Asphalt mastic is not a particularly bad material; it’s just not the same product it was in the past. With the advent of the EPA and the subsequent removal of components from construction materials, such as asbestos and volatile organic compounds (VOC), the performance and longevity of asphalt mastic has declined. The new generation of mastics dries out, cracks and loses adhesion far sooner than earlier models. 

Instead, there are products today based on new technologies — like silyl terminated polyether (STPE) — that have significant performance advantages, with a nominal difference in installed cost to that of asphalt mastic. What has been the go-to product for 30 years is now one that reduces the overall performance of any roofing or waterproofing system. 

3) Best Practice Gone Bust

An example of ignorance to the impact of installation methods on the longevity of a system comes from a friend who used to be a third-generation roofer. He had grown up working on roofing crews with his family’s company well into adulthood. One of their big customers was a school district for which he personally installed numerous roofs. He and his brothers eventually decided that it was time to get out of the roofing industry, and they all started new careers. 

Coincidentally, my friend was later hired as the maintenance director for the same school district. Over time, he started to notice that the roofs he had installed had begun to leak and fail. Upon examination, he realized that the processes they had used to install the roof — which they thought were best practices — were causing the roofs to fail prematurely. Roofs that should have had a normal life expectancy of 20 years or more were failing at 10.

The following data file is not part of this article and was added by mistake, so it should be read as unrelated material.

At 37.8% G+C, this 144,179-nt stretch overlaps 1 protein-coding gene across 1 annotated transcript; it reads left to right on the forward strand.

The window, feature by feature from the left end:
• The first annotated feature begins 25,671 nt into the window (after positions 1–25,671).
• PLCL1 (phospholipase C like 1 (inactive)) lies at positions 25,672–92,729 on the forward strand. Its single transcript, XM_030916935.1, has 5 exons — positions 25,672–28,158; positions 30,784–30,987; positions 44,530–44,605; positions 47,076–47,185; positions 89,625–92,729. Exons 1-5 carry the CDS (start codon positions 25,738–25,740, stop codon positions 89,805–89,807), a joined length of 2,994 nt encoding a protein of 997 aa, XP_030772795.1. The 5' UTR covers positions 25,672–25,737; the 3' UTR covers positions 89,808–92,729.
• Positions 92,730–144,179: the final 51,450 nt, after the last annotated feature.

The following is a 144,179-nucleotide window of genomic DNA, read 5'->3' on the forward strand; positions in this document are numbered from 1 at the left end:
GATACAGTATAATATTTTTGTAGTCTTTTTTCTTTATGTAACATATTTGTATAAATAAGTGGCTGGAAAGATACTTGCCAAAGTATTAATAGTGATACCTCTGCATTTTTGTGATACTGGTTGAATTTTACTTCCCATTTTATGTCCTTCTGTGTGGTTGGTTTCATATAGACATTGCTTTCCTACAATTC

Prior to becoming the director, he had been completely unaware of these roof failures, because the leaks took almost 10 years to appear, and his family company was never notified of the problems. This is not an uncommon occurrence. Many companies that specialize in new construction are unaware of how their installation methods affect the long-term performance of the systems they are producing. So just because the method has been used for decades doesn’t guarantee it will result in a roofing or waterproofing system that meets the long-term performance expectations.

Conclusion

The design-bid-build process is great for getting the best deal on the individual components of a project, but achieving desired outcomes requires communication among partnering teams and an openness to solutions outside our usual repertoire. So if an industry veteran says, “I've been doing it this way for 30 years,” and he can’t tell you why, it may be time to rethink that relationship.

*Claims or positions expressed by sponsoring authors do not necessarily reflect the views of TPC, Durability + Design or its editors.

ABOUT THE AUTHOR
David Leslie, RWC, Polyguard Architectural Division

David Leslie is director of technical services at Polyguard. For nearly 30 years, he has been involved with every aspect of the roofing and waterproofing businesses, including building envelope consulting (new construction and remediation projects), the development and manufacturing of weather barrier systems, and as project superintendent of the installation for major roofing and waterproofing projects nationwide.

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Tagged categories: Good Technical Practice; Project Management; Restoration; water leakage; Workers